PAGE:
The thwarted Waseca plot, among other recent events, points to an overcorrection we’ve made as a society.
In the hundreds of inches of type devoted to the Waseca student’s alleged plot to terrorize his community, scarcely an inch has been devoted to his parents. This omission was also true in the articles about the teens who broke into a Minnesota house and were murdered and in Gov. Mark Dayton’s discussion of education last week in his State of the State address.
Meanwhile, across the Internet, one can find hundreds of sites devoted to “not judging” parents. Feed your kids junk? Don’t judge! Yell at your kids? Don’t judge! Everyone is a loving parent. Stop the mommy wars! (If you don’t believe me, you can look for yourself.)
For years, many people suffered at the hands of a highly toxic and shaming judgment. Most of this judgment came from the Christian church, but much of it simply came from people who were angry and who’d been abused and who passed that abuse on to others. This form of judgment is unhealthy and sad and shouldn’t be perpetuated.
However, we have now completely thrown the baby out with the bathwater and have decided — in our “hakuna matata,” “I’m OK, you’re OK” and “God (or Oprah) should give me a car” world — that everyone is wonderful. And God forbid that we should comment on someone else’s behavior, especially if they are having a difficult time.
Unfortunately, this approach to social relations is collective suicide. Judging, in the best sense of the word, is about making discriminating assessments between actions in order to determine what is good and what isn’t. This function is absolutely necessary in order to have healthy relationships, healthy children and a healthy society. Furthermore, it is possible to acknowledge that everyone is valuable and wonderful and that everyone is capable of actions that are neither of these things and need correction.
A parent whose teenager is hiding numerous guns and bombs in his room without their knowledge is being a bad parent. A parent whose teenager is breaking into someone’s house on multiple occasions without their knowledge is being a bad parent. A parent who isn’t participating in their children’s educational process and isn’t doing everything they can to support their child’s education is a bad parent. This doesn’t mean these parents are fundamentally bad people, it just means that their parenting isn’t very good and needs correcting and improvement. If we as a society aren’t able to make this assessment, then we are a bad society and aren’t doing our job to help people grow and improve.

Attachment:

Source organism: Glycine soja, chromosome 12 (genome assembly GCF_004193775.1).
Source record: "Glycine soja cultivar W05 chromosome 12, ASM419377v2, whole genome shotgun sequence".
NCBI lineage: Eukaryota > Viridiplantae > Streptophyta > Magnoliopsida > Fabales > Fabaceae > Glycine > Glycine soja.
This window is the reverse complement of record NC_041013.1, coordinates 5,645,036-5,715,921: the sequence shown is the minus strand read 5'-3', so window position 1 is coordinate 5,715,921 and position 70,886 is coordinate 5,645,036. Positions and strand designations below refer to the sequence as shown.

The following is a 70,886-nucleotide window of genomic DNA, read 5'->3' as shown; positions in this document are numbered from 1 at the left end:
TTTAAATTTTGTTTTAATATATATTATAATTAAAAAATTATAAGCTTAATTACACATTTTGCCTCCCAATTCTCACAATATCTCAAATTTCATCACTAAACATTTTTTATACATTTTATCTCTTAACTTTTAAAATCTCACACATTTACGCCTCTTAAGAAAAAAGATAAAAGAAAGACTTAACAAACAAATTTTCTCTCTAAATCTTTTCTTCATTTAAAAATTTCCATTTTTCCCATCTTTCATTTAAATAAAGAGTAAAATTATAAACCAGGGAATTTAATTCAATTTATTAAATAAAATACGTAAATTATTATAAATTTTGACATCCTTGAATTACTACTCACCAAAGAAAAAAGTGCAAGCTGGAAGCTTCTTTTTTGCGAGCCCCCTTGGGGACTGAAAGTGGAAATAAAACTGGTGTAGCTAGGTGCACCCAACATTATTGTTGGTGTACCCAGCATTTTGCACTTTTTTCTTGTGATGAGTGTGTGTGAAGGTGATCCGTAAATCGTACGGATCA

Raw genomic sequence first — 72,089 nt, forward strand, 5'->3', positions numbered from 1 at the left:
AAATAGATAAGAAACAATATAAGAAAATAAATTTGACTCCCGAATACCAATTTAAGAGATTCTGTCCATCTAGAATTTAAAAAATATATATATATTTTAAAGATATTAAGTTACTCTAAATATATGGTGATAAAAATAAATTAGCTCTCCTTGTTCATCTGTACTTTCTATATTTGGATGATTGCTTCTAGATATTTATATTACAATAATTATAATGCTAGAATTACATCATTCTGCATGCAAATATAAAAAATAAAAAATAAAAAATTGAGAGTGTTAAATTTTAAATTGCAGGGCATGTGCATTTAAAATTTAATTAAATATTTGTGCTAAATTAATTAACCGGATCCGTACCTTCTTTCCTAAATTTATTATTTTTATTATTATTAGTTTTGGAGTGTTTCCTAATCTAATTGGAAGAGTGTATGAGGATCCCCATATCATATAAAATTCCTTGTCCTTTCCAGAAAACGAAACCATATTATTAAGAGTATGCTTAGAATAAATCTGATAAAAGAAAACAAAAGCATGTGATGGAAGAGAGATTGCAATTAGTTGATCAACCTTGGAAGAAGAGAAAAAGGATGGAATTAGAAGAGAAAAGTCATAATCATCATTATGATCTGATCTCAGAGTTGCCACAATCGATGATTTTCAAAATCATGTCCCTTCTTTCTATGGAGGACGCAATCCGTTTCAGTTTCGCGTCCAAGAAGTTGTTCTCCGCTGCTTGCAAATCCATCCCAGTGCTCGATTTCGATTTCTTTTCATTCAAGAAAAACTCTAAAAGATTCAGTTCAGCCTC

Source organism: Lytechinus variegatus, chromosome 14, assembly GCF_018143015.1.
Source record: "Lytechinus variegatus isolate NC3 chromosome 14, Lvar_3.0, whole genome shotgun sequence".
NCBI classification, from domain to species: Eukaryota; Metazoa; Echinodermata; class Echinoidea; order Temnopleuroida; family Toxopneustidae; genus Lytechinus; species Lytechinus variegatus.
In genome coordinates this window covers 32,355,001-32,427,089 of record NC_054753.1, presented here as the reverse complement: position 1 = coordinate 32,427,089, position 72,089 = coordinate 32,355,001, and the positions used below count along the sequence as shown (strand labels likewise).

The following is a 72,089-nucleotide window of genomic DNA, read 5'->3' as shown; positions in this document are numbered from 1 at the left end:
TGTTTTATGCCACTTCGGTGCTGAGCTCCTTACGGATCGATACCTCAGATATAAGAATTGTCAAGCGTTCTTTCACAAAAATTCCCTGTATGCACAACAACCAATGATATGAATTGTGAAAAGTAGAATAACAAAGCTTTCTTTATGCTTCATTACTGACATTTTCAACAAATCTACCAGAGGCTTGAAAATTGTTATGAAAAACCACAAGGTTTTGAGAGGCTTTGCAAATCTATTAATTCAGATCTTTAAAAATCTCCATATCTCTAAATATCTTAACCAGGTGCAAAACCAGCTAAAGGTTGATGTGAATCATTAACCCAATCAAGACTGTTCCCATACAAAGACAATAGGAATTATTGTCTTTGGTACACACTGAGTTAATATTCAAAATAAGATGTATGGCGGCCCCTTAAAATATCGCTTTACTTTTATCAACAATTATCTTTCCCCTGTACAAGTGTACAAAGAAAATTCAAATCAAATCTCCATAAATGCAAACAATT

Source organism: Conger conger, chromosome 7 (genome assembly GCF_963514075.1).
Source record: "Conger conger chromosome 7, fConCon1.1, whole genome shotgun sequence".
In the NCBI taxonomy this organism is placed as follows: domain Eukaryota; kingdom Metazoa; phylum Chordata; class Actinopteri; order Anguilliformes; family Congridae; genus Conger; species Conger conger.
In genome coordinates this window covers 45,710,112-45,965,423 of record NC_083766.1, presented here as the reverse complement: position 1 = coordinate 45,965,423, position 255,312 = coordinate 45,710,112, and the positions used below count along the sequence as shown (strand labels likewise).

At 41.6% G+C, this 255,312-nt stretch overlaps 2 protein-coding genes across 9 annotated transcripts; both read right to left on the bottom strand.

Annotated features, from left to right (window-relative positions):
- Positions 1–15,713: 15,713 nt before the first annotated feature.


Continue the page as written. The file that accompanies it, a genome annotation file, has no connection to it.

The “no judgment” habit is, of course, filtering down to our children. Increasingly, we now refuse to correct kids or tell them when they are doing a bad job, because we are afraid of hurting their self-esteem. A couple of years ago, I coached a junior high basketball team, and it quickly became clear to me that the kids had never been told when they were doing a bad job. The first time I told them, they were shocked. But they soon realized that critique followed by instruction yielded results: A team that had never won more than two games in a season went on to win 11 out of 16.
Positive judgment is a good thing. Because all of us have a shadow side and are capable of all manner of evil, we need to be assessed and corrected; otherwise the shadow can run wild and take over our lives. When we see things going awry with our kids, we must look at parenting behaviors and correct them. Of course, sometimes horrible things happen to the kids of good parents, but, frankly, this is the exception. The ability to reflect, judge, change and grow is the only possible way forward to a great society, and while government intervention or school counseling can be helpful, they will never be as effective as good parents.
Daniel Wolpert, of Minneapolis, is the executive director of the Minnesota Institute of Contemplation and Healing.
The Opinion section is produced by the Editorial Department to foster discussion about key issues. The Editorial Board represents the institutional voice of the Star Tribune and operates independently of the newsroom.